2. ^ Cumming, Jared N.; Ploypradith, Poonsakdi; Posner, Gary H. Antimalarial activity of
artemisinin (qinghaosu) and related trioxanes: mechanism(s) of action. Advances in
Pharmacology (San Diego) (1997), 37 253-297.
3. ^ Pandey et al
4. ^ Li et al., PLOS Genetics, September 2005, Volume 1, Issue 3
5. ^ A.-C. Uhlemann et al. Nature Struct. Mol. Biol. 12, 628-629;2005

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Medicinal chemistry ring system (Fig. 1b). This was their first
breakthrough. Remarkably, not only were
A worthy adversary for malaria the resulting compounds stable, but when
tested against human strains of the malaria
Paul M. O’Neill parasite, they also had superior parasite-
killing properties even to artesunate and
A remarkable set of antimalarial drug candidates has been developed artemether.
by an international collaboration of scientists, using the age-old The first series of the compounds were
Chinese herbal medicine artemisinin as a template. poorly soluble in water, however, so the next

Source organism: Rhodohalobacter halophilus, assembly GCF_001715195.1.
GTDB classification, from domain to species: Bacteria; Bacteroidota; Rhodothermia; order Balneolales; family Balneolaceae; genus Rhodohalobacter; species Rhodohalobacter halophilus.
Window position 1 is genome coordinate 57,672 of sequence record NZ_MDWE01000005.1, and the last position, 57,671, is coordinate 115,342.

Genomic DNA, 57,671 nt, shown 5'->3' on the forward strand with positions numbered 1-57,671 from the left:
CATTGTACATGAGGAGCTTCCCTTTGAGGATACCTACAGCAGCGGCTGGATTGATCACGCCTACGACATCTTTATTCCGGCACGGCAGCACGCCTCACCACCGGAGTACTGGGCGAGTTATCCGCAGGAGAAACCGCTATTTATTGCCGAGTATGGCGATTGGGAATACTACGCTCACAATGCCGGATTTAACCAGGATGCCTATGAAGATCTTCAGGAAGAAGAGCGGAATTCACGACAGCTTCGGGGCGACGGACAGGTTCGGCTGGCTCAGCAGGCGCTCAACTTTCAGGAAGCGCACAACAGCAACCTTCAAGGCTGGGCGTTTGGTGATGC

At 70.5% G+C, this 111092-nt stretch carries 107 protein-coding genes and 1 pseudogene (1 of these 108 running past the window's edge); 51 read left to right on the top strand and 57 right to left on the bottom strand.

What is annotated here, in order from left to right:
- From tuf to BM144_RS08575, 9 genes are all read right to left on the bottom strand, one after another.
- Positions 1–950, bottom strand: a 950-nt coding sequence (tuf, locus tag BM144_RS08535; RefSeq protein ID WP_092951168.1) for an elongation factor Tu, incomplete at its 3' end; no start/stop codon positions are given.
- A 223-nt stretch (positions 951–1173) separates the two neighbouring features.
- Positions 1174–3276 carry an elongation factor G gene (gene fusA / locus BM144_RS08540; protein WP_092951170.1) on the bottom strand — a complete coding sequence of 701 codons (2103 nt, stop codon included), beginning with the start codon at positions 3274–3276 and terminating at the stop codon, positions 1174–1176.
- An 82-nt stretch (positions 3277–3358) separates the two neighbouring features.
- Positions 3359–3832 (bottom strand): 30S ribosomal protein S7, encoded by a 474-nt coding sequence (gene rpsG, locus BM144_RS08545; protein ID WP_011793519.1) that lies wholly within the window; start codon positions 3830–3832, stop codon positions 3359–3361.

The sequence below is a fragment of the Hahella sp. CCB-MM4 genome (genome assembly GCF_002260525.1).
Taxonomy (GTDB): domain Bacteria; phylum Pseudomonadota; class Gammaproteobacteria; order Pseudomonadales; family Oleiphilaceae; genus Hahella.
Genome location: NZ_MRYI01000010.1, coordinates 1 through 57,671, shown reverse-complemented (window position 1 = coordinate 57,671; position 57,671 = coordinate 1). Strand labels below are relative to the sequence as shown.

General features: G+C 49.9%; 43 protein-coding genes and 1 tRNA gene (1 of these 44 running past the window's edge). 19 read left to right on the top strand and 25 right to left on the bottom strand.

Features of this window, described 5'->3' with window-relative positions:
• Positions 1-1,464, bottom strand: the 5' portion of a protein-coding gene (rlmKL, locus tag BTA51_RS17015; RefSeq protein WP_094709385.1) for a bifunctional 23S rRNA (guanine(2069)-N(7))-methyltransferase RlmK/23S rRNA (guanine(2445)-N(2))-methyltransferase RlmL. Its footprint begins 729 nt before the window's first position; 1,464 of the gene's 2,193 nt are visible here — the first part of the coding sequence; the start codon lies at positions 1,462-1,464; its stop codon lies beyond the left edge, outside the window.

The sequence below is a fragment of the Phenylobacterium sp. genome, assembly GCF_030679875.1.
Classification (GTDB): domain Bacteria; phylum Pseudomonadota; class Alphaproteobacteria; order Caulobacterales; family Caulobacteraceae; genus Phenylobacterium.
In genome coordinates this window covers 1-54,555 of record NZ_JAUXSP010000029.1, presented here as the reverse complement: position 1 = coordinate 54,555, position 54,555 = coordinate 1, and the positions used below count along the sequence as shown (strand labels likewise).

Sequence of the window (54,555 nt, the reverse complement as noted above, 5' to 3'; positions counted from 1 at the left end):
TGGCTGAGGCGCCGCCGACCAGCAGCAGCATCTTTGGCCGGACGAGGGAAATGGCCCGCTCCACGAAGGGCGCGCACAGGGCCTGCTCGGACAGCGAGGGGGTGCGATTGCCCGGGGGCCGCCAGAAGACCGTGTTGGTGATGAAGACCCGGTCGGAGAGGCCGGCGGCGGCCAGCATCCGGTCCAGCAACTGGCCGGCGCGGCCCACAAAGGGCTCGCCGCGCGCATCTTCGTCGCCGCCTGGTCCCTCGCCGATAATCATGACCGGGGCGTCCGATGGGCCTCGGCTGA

step was to increase the compounds’ water
solubility so that they could be more easily

N
early two billion people live in areas create a new class of endoperoxide anti-
where malaria is endemic, and the malarials that have superior properties to the absorbed from the gastrointestinal tract7.
incidence of this disease is increasing artemisinin derivatives. The team consisted Many potential drugs containing chemical
dramatically, mainly because many malaria- of chemists,parasitologists,pharmacokineti- groups that increase water solubility were
parasite strains have become resistant to the cists and toxicologists. examined, and this led to the discovery of
available drugs1. The devastating spread of The first stage of their drug discovery a candidate, OZ277 (Fig. 1c), that was
parasite resistance has prompted the world- process involved a systematic examination of well absorbed when administered orally to
wide search for new classes of effective anti- a chemical group known as secondary animals, and had outstanding antimalarial
malarial drugs. On page 900 of this issue, ozonides (or 1,2,4-trioxolanes; Fig. 1b). This properties both in vitro and in vivo. Unlike
Vennerstrom and colleagues2 describe the class of compounds is well known to organic the available artemisinin derivatives, OZ277
development of a new class of synthetic drug chemists as intermediates obtained by is structurally simple and its synthesis can be